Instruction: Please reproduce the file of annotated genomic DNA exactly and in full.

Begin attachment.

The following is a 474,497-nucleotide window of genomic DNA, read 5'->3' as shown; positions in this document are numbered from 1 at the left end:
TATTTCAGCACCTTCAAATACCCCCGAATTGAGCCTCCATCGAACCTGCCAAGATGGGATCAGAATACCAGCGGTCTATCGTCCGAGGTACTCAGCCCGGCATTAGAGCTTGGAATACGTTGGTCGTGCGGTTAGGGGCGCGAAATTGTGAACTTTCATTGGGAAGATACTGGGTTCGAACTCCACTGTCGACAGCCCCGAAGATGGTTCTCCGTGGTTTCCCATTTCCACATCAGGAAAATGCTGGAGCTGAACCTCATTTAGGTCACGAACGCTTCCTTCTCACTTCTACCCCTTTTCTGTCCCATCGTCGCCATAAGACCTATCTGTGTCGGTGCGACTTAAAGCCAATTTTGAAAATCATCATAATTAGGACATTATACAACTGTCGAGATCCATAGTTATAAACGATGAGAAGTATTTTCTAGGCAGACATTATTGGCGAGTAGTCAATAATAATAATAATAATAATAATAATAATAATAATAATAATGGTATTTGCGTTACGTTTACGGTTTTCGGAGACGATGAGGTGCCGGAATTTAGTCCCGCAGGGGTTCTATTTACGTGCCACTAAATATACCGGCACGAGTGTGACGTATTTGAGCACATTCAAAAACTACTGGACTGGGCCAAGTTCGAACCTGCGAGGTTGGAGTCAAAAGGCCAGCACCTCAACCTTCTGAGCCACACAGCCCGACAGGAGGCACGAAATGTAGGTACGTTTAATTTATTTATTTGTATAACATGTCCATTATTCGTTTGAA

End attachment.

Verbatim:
The following is a 474,497-nucleotide window of genomic DNA, read 5'->3' as shown; positions in this document are numbered from 1 at the left end:
TATTTCAGCACCTTCAAATACCCCCGAATTGAGCCTCCATCGAACCTGCCAAGATGGGATCAGAATACCAGCGGTCTATCGTCCGAGGTACTCAGCCCGGCATTAGAGCTTGGAATACGTTGGTCGTGCGGTTAGGGGCGCGAAATTGTGAACTTTCATTGGGAAGATACTGGGTTCGAACTCCACTGTCGACAGCCCCGAAGATGGTTCTCCGTGGTTTCCCATTTCCACATCAGGAAAATGCTGGAGCTGAACCTCATTTAGGTCACGAACGCTTCCTTCTCACTTCTACCCCTTTTCTGTCCCATCGTCGCCATAAGACCTATCTGTGTCGGTGCGACTTAAAGCCAATTTTGAAAATCATCATAATTAGGACATTATACAACTGTCGAGATCCATAGTTATAAACGATGAGAAGTATTTTCTAGGCAGACATTATTGGCGAGTAGTCAATAATAATAATAATAATAATAATAATAATAATAATAATAATGGTATTTGCGTTACGTTTACGGTTTTCGGAGACGATGAGGTGCCGGAATTTAGTCCCGCAGGGGTTCTATTTACGTGCCACTAAATATACCGGCACGAGTGTGACGTATTTGAGCACATTCAAAAACTACTGGACTGGGCCAAGTTCGAACCTGCGAGGTTGGAGTCAAAAGGCCAGCACCTCAACCTTCTGAGCCACACAGCCCGACAGGAGGCACGAAATGTAGGTACGTTTAATTTATTTATTTGTATAACATGTCCATTATTCGTTTGAA